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Grant Thornton's tax and wealth planning

Tue 10 May 2016


Colin Gibson, senior wealth advisory manager, Grant Thornton


By Colin Gibson, senior wealth advisory manager, Grant Thornton

The last few Budgets have fundamentally changed the UK's tax and investment landscape.

Measures introduced have undoubtedly brought complications but also opportunity. The media's current focus on the morality of some tax arrangements should be clearly separated from sensible financial planning.

Through some simple - and legitimate - planning, it is possible to organise your affairs in a tax efficient manner.

For individuals, the tax system has become extremely complicated and personalised, but offers significant opportunity. Whether planning for retirement or already in retirement, it is now possible for a couple to benefit from tax allowances worth over £66,000 a year.

Key to efficient planning is using all available allowances and reliefs, as well as holding the right assets, in the right place and, for a couple, in the right name. This straightforward planning can, over time, save significant amounts of tax.

Unusually for a Budget there were no further changes to pensions announced in March and the anticipated removal of tax relief did not happen. Pensions still remain, for the majority, the most tax efficient way of saving for retirement. The use of salary sacrifice schemes and ability to recover child benefit or personal income tax allowances can provide additional tax relief of 60% or more.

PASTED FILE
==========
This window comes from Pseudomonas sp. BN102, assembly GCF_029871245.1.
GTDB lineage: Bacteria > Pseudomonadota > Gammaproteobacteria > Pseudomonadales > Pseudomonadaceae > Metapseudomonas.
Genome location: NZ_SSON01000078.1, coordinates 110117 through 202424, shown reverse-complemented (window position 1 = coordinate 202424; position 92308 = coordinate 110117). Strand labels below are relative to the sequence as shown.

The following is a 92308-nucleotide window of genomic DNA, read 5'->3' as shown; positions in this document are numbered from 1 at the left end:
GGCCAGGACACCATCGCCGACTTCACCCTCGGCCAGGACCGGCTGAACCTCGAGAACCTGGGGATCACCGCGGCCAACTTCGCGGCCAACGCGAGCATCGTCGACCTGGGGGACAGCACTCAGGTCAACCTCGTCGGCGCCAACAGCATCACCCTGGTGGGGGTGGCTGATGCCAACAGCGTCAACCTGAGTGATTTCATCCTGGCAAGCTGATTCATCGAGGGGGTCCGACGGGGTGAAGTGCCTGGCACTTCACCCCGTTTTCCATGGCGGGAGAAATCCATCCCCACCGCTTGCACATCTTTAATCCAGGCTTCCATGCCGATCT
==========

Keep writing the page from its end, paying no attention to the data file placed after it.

For high earners, pension allowances have been cut and anyone with a total income of £210,000 or more is potentially restricted to annual contributions of £10,000. The ability to carry forward unused allowances from previous years is still available but this is complex to calculate and advice should be sought so as not to inadvertently exceed the limit.

One big change that came into force in April was to dividends, with all dividends now paid gross of tax. This has led to an increase in the rate of tax at each tax band, although tempered somewhat by a £5,000 dividend allowance. The breakeven point is fairly low and those that will feel the impact most are directors or significant shareholders of companies.

A new Personal Savings Allowance has also been introduced – although not for those on a high income - with interest such as that paid by bank accounts now being paid gross. For many, there will be no difference in taxation between holding money in a cash ISA or bank account.

Exceeding these allowances will require completion of a self-assessment tax return.

For younger savers up to 40, there will be a Lifetime ISA, with government paying a £1 bonus for every £4 saved, up to £4,000, subject to certain conditions. These form part of an individual's ISA allowance, which is also increasing to £20,000 from April 2017.

That's not to mention the surprise reduction to capital gains tax or the Government's curbs on residential property investment, including stamp duty surcharges, higher capital gains tax rates and reduction in income tax reliefs, all designed to reduce enthusiasm for investing in bricks and mortar.

So yes, the tax and investment environment does require some careful navigation but also presents significant opportunities, making sensible advice more important and valuable than ever.

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